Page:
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Fourth Genre: Explorations in Nonfiction 8.1 (2006) 93-107

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(I wanted to say that the rocks of Yaylim are almost soft to the touch.

I wanted to say, I want to see my baby.

I wanted to say, I would like to see my father again before I die.

I wanted to say . . .)

July 17, 2003, Cambridge, England. I knew the man at my door.

The night before, when I was out on the street, he walked up behind me and put a hand on my shoulder.

"Pardon me," he said without taking his hand off me. He flashed a brilliant smile. He had been casually well-dressed, his skin dark, his hand soft, his accent unrecognizable to me.

"I have just arrived in Cambridge." He gestured toward King's College. "I do not know much about this building, but it is quite amazing. Could you tell me about it?"

He had been demure, elegant.

I smiled back. "Certainly."

"My name is Zayyanna Shashu, I am from Nigeria. I study at Birmingham University."

"My name is Kristen Cosby. I am studying here at Cambridge for the summer." I gave him my hand. He squeezed it instead of shaking.

"Kristen . . . that is an interesting name. How do you spell that?"

He asked questions about Cambridge, about me. We talked for half an hour or so. It was almost one in the morning. He escorted me back to Gonville and Caius, the college of Cambridge University where I lived and studied. "It has been a pleasure meeting you," he said at the gate. "Perhaps we shall see each other again." [End Page 93]

I walked through the porter's lodge and said good night to the guard. When I glanced up at the security camera's TV screen, Zayyanna was already gone.

Now he was standing in my doorway. I lived in the Tower Room. Nobody came up the extra set of stairs by accident. I stood up from my desk. It was a Saturday; my classmates had gone on an outing to York. The buildings were empty.

"Hello, Kristen," he said and stepped into my room.

Excerpted from BBC World News, January 7, 2003, and June 3, 2003.

Thousands of people have been killed in fighting between Christians and Muslims following the introduction of Sharia punishments in northern Nigerian states over the past three years. . . . A young woman, Amina Lawal, has been sentenced to death after she was found guilty of having extra marital sex.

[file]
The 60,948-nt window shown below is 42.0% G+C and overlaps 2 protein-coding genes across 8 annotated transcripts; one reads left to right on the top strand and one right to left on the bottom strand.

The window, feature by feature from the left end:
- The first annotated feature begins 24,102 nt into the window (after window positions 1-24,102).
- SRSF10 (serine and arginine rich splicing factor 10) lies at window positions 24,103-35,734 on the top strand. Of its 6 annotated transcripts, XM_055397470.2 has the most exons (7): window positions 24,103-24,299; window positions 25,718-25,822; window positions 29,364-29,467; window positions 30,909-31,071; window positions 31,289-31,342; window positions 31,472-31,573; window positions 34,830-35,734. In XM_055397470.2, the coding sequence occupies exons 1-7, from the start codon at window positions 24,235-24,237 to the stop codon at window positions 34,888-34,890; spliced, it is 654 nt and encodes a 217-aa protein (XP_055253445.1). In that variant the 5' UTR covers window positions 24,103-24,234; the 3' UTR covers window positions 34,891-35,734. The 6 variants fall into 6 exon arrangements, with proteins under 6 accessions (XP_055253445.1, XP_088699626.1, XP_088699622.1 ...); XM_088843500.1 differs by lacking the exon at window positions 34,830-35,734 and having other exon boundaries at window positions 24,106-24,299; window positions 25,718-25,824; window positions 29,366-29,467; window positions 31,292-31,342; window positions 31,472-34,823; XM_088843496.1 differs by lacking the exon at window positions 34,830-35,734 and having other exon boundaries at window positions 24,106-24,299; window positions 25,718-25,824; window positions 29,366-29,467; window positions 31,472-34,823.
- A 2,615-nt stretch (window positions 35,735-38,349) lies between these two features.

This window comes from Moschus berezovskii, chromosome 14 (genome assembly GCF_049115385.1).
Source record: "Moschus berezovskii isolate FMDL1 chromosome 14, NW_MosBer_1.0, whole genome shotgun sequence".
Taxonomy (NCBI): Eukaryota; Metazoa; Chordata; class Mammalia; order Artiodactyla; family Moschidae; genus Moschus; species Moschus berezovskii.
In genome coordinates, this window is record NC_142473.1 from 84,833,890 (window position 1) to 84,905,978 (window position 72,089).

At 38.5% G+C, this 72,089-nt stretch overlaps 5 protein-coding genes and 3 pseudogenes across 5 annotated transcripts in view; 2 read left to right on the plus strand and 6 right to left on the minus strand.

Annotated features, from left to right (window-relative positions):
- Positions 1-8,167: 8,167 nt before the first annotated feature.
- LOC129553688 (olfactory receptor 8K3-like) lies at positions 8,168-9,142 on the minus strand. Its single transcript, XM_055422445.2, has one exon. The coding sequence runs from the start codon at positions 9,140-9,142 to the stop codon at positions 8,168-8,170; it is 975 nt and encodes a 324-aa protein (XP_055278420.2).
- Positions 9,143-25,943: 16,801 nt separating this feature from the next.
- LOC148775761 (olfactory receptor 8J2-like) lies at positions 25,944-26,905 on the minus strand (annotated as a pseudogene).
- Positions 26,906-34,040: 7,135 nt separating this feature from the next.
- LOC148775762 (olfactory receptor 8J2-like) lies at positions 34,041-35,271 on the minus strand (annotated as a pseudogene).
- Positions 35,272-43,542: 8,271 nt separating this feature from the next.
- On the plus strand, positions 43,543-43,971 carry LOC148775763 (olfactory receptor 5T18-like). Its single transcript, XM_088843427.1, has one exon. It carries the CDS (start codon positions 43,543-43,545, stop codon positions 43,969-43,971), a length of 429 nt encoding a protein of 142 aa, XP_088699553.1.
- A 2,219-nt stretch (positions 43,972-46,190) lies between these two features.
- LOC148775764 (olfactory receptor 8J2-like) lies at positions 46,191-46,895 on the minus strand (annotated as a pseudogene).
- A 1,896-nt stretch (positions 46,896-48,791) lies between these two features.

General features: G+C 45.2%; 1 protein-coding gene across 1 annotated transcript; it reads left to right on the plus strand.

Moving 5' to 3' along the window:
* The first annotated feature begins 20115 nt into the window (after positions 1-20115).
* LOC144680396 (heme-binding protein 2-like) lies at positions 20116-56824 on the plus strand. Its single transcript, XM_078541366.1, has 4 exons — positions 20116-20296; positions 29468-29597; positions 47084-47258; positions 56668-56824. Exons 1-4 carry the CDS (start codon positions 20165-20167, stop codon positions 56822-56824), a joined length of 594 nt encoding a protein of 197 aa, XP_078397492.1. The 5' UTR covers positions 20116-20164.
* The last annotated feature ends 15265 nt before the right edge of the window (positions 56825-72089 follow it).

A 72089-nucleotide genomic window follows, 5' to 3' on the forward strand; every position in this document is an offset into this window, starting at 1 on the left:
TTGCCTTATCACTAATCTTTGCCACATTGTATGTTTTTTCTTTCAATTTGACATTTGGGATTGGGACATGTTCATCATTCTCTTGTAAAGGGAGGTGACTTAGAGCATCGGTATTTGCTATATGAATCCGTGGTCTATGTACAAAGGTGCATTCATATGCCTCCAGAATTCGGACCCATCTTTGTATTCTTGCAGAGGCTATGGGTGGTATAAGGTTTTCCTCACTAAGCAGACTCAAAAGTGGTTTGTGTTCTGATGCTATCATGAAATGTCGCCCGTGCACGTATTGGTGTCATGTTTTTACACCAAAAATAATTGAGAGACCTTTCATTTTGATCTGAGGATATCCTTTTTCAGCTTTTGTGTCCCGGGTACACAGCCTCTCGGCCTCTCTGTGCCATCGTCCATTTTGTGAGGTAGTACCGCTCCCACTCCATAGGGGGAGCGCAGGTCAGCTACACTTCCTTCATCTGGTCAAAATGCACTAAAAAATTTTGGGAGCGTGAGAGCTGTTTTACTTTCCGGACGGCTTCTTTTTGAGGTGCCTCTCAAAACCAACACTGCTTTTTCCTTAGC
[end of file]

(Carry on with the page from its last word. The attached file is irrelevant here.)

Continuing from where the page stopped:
Lawal has had her appeal adjourned until August 27 as she seeks to overturn a conviction for adultery. She has been sentenced to die by stoning.

Kaduna, Nigeria. Amina knew the man at the door. Yahay was a distant cousin of her first husband. Their 12-year marriage had fallen apart two years ago. The children lived with him. She had married a second time; it lasted only ten months. Amina was back in her village, living with her mother, stepfather, his son, and the son's wife. Their three-room home was crowded. Like the rest of the village, they had no electricity or plumbing. She was old, almost 28, well past marriageable age. But Yahay had been paying attention to her. He had begun to speak of marriage. Their families were against the match, but Amina and Yahay continued to meet each other.

Yahay came to the door of her stepfather's house. He had a motorbike with him that morning. He wanted to take her to meet his parents.

A few miles outside of the village, he pulled over to the side of the road. They were deep in the bush. He told her the bike had broken down; they needed to get off so he could fix it. He began to work on the bike. Then he told her that he was hot. Like most men in Kaduna, he wore three layers of clothing. He took off his outer robe.

He was still hot, he told her. He took off a second layer.

She thought of screaming when he forced her to the...


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pp. 93-107
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